The QuickConnect option on Synology NAS has some good merits and some issues. QuickConnect uses hole punching for internet access to your NAS. The good news is that you don't need to allow port forwarding on your router. All connections are outbound.
QuickConnect uses two different methods for access. (See this PDF for more information.)
- It uses a relay server for all access. And traffic flows through that relay server.
- You can have direct access after connecting the relay server. This method requires DDNS (Dynamic DNS) and UPnP.
Your connection is encrypted using the relay server. As far as I can tell traffic flows over 443/UDP. Your connection can also be encrypted using Let's Encrypt using the second method via UPnP. However, UPnP is extremely insecure, even internally. I set it up just to test out QuickConnect.
To see the ports I setup TCPDUMPs on my DD-WRT router on the WAN interface (vlan2) and the LAN interface (br0). I also did a TCPDUMP on my Synology NAS. An example of my tcpdump command is shown below.
tcpdump -lnpt -i vlan2 tcp and \
port \(5000 or 5001 or 62323 or 62324 or 62325 or 6690\)
Your NAS will send out information to the relay server. When you want to use DS File, or log into the DSM GUI you use the QuickConnect URL or ID (https://quickconnect.to/<your_ID>). It will then connect to the relay server. The relay server will tell your client about the DDNS address (<your_ID>.synology.me) . And then your client will connect directly after the NAS opens the port for your connection. I know I have missed some network magic in how this all works.
This is a brief explanation on how to setup QuickConnect. I don't plan to keep UPnP enabled. But I may need it in the future for something or other. These directions assume you already have a QuickConnect ID. If not, go to the QuickConnect tab in the Synology Control Panel and request a new ID. After that go to the advanced tab. Enable the relay service and also select 'Automatically create port forwarding rules'. And then select one or more applications that are accessible via QuickConnect. See the picture below.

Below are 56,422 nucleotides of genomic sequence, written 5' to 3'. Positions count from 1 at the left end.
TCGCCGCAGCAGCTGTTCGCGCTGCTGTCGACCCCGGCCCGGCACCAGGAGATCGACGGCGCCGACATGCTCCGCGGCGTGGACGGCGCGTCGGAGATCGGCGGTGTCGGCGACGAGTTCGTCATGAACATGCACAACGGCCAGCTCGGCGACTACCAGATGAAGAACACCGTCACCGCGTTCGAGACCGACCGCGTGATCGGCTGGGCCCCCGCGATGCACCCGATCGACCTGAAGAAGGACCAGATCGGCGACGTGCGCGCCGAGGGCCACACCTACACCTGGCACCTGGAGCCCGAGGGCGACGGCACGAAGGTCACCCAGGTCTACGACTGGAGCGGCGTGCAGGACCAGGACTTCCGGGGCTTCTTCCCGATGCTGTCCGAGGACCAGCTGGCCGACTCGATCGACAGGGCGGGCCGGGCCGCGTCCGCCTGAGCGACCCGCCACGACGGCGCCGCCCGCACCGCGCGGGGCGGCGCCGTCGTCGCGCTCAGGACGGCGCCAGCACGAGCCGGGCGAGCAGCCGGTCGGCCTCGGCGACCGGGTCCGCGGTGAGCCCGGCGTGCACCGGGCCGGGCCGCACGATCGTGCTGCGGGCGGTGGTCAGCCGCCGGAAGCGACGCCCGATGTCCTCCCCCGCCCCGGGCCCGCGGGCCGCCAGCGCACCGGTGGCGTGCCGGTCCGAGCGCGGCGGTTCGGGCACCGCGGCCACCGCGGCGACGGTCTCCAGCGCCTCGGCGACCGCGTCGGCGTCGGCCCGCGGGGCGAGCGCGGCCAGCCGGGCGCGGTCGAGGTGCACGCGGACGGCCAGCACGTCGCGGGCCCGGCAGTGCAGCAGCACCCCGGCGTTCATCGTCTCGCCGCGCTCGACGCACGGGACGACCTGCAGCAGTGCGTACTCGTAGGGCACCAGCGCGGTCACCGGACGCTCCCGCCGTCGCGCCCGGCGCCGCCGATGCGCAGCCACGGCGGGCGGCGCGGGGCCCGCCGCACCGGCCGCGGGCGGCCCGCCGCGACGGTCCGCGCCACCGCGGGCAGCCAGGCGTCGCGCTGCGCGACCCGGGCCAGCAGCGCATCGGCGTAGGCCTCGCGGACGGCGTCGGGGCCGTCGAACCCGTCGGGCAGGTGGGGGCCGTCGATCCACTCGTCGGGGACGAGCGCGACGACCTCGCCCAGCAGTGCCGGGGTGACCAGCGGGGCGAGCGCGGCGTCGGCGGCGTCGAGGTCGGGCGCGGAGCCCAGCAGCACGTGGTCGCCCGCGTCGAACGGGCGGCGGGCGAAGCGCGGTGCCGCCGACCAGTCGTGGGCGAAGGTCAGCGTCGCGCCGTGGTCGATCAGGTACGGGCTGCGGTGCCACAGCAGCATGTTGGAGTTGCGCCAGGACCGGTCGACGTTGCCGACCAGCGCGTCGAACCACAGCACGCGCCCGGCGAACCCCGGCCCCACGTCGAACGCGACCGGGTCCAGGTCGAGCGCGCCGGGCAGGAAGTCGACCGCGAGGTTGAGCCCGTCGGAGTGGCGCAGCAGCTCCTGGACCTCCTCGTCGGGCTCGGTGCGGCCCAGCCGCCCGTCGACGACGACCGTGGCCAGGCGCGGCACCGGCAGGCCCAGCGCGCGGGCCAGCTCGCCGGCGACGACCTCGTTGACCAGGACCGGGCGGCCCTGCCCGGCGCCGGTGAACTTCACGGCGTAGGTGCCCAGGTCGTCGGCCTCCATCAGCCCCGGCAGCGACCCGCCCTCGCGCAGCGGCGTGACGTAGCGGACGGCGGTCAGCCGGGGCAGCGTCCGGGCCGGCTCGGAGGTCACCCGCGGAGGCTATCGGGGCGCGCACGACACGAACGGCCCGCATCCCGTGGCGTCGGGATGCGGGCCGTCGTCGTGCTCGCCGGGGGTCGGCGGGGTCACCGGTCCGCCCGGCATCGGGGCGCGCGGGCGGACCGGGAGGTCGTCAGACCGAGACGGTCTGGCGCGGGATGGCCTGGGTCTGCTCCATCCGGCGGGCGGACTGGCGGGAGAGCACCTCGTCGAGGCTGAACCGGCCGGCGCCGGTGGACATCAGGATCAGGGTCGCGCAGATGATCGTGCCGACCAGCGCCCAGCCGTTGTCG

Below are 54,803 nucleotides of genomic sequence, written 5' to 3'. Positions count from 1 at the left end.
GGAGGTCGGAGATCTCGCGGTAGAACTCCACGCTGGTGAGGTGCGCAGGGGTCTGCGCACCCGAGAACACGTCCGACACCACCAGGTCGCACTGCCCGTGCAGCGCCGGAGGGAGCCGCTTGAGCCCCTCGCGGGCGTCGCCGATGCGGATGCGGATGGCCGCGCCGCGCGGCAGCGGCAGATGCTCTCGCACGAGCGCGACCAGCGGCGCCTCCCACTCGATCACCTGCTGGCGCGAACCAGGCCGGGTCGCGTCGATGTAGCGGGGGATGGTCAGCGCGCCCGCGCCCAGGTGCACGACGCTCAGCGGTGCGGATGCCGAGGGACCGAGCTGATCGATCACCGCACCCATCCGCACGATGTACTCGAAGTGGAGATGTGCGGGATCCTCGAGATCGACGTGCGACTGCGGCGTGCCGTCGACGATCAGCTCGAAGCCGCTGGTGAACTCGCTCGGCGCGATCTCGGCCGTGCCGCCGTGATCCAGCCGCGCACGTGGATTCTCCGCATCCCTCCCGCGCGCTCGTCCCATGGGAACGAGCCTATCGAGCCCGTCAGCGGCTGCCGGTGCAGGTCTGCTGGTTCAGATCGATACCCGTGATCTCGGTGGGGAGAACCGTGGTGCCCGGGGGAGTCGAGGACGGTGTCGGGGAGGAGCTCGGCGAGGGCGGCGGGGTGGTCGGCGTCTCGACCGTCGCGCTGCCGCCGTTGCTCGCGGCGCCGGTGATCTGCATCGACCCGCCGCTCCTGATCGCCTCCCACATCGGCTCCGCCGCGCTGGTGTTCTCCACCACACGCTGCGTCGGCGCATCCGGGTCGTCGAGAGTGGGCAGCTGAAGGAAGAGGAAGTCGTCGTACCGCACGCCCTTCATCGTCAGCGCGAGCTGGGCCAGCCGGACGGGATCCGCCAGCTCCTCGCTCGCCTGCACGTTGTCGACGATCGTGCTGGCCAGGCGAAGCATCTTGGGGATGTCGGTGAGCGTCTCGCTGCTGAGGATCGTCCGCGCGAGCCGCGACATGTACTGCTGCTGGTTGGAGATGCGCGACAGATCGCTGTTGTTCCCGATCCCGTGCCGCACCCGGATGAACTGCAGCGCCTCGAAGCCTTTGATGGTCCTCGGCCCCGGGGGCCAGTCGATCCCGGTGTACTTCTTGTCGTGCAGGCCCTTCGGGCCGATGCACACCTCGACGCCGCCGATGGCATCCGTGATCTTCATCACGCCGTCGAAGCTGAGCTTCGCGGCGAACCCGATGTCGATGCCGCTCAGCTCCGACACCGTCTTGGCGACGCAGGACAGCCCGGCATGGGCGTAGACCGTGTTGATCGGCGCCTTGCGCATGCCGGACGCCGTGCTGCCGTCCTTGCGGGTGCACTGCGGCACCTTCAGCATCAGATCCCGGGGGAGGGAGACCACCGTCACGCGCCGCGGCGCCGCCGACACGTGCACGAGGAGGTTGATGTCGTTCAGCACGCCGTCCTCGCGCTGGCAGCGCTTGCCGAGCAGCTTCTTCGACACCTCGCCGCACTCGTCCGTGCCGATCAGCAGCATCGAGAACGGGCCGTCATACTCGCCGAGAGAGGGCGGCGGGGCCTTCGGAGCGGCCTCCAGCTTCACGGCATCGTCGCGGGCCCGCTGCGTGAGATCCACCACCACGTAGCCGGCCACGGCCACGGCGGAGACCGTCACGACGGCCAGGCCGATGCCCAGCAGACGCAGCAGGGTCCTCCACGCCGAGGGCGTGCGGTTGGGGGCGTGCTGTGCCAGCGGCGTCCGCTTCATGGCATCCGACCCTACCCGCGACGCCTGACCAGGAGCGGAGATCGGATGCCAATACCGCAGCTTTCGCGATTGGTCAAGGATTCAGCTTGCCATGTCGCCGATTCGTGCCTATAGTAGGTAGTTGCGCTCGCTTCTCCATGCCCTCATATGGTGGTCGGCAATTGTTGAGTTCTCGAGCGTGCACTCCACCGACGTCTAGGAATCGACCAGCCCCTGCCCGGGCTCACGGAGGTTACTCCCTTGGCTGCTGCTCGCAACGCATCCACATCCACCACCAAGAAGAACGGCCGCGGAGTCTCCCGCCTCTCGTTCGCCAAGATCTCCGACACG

The easiest way to setup everything else is to use 'E-Z Internet' from the main menu. This will setup DDNS on your NAS and setup the router configuration on your NAS. And it will setup the UPnP port forwarding rules on your router.
You should be able to setup everything manually as well. First go to the 'External Access' tab in the control panel. And add a new DDNS provider that will map to your WAN IP address from your ISP. Use the synology.me DDNS and select a new hostname for your NAS.
Next go to the router configuration tab. Create two new rules for the applications. And test the connection afterwards. See the picture below.
Verify Your Router UPnP Setup
Verify your router has the correct UPnP rules. These may very slightly depending on which applications you enabled via QuickConnect. The last two octets of my NAS IP address have been whited out. Not that my private address matters too much anyway. Your router may display the information differently. See the picture below.
Yes you can use Let's Encrypt and QuickConnect. You still need to own your own domain. (example.com) And then you need to add a CNAME record for your synology.me DDNS hostname. You use the QuickConnect ID or URL to access your device. It will then use your synology.me hostname.
First create a DDNS synology.me hostname. In this example we will use 'mysyno.synology.me'. And that will map to your WAN IP address. In this example it is 22.214.171.124. Xfinity owns 73/8.
DDNS: mysyno.synology.me A 126.96.36.199
You need to own your own domain. In this example I own 'example.com'. And in your DNS records you need to create a CNAME for a subdomain. In this example our CNAME will be 'mysyno.example.com'. This will then map to the DDNS hostname. The 'mysyno.synology.me' hostname will be an alias to your CNAME of 'mysyno.example.com'.
mysyno.example.com. CNAME mysyno.synology.me.